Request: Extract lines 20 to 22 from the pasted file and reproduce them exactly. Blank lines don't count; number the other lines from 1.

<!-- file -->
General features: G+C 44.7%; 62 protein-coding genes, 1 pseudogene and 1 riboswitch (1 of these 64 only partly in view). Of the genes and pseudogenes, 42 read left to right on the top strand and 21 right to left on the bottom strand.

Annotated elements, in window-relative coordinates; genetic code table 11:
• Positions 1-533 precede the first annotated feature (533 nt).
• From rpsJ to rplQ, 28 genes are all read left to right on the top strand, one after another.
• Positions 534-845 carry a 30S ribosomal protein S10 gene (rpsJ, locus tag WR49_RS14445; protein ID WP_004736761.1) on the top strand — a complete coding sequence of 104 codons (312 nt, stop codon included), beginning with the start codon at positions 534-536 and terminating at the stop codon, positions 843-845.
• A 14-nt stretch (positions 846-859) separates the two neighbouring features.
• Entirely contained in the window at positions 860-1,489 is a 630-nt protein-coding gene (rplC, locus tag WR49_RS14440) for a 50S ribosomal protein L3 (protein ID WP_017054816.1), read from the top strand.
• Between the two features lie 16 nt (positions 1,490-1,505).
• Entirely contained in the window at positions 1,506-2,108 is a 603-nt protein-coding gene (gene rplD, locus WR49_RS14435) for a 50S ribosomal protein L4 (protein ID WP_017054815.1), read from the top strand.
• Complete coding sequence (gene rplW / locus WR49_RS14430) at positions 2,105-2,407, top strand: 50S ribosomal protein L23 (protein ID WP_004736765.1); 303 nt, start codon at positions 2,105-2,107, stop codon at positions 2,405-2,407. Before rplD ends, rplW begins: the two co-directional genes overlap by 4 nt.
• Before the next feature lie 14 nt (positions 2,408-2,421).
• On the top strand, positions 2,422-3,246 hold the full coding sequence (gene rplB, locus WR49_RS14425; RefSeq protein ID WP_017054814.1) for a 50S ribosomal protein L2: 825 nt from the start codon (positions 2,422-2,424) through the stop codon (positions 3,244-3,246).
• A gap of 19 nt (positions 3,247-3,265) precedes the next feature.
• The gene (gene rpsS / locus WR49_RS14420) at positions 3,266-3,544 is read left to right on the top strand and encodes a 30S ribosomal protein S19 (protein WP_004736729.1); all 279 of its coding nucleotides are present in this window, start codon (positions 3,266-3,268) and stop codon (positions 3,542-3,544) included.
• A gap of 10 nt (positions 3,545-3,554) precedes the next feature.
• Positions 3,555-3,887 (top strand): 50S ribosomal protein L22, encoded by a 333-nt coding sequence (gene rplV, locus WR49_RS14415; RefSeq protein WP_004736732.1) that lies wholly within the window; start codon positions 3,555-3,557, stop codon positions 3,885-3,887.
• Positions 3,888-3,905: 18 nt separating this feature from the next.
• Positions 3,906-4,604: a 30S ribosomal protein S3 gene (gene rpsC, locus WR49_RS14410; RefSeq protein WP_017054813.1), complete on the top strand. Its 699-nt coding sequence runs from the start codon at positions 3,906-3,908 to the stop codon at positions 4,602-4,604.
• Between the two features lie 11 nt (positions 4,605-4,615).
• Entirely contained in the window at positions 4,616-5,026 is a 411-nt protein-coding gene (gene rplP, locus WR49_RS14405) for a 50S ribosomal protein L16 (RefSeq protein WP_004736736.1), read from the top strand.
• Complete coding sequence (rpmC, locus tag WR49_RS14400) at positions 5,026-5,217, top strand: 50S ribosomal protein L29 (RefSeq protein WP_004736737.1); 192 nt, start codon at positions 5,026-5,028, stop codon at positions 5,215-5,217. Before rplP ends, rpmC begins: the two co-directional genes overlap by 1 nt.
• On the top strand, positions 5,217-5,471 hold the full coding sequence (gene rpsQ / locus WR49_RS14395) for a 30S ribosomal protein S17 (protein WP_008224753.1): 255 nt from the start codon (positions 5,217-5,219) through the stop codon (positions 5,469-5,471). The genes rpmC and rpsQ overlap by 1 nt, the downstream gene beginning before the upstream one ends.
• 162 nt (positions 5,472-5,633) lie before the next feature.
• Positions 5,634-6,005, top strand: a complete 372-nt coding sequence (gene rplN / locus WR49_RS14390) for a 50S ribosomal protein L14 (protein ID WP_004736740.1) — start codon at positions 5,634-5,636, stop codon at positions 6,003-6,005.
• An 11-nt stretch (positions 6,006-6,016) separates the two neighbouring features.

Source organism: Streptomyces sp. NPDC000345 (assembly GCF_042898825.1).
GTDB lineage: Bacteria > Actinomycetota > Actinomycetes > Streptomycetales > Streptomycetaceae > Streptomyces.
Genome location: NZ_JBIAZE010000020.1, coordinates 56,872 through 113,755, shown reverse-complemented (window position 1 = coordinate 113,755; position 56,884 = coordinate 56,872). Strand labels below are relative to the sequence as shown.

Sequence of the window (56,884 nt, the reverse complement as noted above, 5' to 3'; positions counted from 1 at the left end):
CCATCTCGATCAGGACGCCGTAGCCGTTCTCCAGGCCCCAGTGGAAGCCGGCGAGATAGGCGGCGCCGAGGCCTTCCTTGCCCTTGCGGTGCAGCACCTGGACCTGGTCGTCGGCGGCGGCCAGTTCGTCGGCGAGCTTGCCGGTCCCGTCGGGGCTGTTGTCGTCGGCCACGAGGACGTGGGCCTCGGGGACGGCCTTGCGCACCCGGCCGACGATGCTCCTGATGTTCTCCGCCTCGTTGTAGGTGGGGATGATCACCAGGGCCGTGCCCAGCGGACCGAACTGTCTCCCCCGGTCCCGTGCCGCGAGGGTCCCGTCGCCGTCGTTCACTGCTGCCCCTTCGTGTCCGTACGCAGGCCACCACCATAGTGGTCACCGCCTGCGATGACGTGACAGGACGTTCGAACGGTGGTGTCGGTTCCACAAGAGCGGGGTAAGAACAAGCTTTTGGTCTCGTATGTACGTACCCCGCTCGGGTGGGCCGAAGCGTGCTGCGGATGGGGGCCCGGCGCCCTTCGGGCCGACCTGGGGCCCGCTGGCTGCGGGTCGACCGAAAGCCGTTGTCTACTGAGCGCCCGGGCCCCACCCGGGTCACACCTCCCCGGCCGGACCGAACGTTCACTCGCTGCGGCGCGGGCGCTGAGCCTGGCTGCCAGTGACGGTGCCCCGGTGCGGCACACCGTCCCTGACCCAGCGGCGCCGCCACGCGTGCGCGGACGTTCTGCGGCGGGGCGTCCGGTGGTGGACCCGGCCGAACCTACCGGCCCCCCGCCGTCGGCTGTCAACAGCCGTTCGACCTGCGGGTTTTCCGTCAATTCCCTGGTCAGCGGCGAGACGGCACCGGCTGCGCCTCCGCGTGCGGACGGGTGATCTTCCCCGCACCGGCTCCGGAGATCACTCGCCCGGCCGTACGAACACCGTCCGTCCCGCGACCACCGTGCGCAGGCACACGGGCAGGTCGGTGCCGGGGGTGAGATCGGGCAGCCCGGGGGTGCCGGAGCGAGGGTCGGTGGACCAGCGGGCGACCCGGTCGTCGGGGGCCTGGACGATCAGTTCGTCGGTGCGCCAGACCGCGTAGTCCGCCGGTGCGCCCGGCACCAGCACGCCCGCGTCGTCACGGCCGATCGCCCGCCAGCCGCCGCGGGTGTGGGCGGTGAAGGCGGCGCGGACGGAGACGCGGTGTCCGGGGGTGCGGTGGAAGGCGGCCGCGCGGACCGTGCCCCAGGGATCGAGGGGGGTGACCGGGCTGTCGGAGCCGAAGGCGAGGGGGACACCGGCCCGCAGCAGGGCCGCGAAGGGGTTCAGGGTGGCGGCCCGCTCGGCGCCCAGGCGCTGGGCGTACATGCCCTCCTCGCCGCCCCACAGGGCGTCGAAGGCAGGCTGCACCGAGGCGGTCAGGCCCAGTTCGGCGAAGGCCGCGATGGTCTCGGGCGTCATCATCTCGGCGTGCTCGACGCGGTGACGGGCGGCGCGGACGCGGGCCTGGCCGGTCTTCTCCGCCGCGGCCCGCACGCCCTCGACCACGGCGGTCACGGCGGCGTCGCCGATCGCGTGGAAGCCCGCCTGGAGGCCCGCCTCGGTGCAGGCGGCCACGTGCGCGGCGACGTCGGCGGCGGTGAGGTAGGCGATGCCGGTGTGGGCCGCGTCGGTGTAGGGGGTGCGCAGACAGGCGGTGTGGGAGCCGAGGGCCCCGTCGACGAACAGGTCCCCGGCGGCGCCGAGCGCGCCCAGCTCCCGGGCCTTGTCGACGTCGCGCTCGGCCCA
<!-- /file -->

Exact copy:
• Entirely contained in the window at positions 4,616-5,026 is a 411-nt protein-coding gene (gene rplP, locus WR49_RS14405) for a 50S ribosomal protein L16 (RefSeq protein WP_004736736.1), read from the top strand.
• Complete coding sequence (rpmC, locus tag WR49_RS14400) at positions 5,026-5,217, top strand: 50S ribosomal protein L29 (RefSeq protein WP_004736737.1); 192 nt, start codon at positions 5,026-5,028, stop codon at positions 5,215-5,217. Before rplP ends, rpmC begins: the two co-directional genes overlap by 1 nt.
• On the top strand, positions 5,217-5,471 hold the full coding sequence (gene rpsQ / locus WR49_RS14395) for a 30S ribosomal protein S17 (protein WP_008224753.1): 255 nt from the start codon (positions 5,217-5,219) through the stop codon (positions 5,469-5,471). The genes rpmC and rpsQ overlap by 1 nt, the downstream gene beginning before the upstream one ends.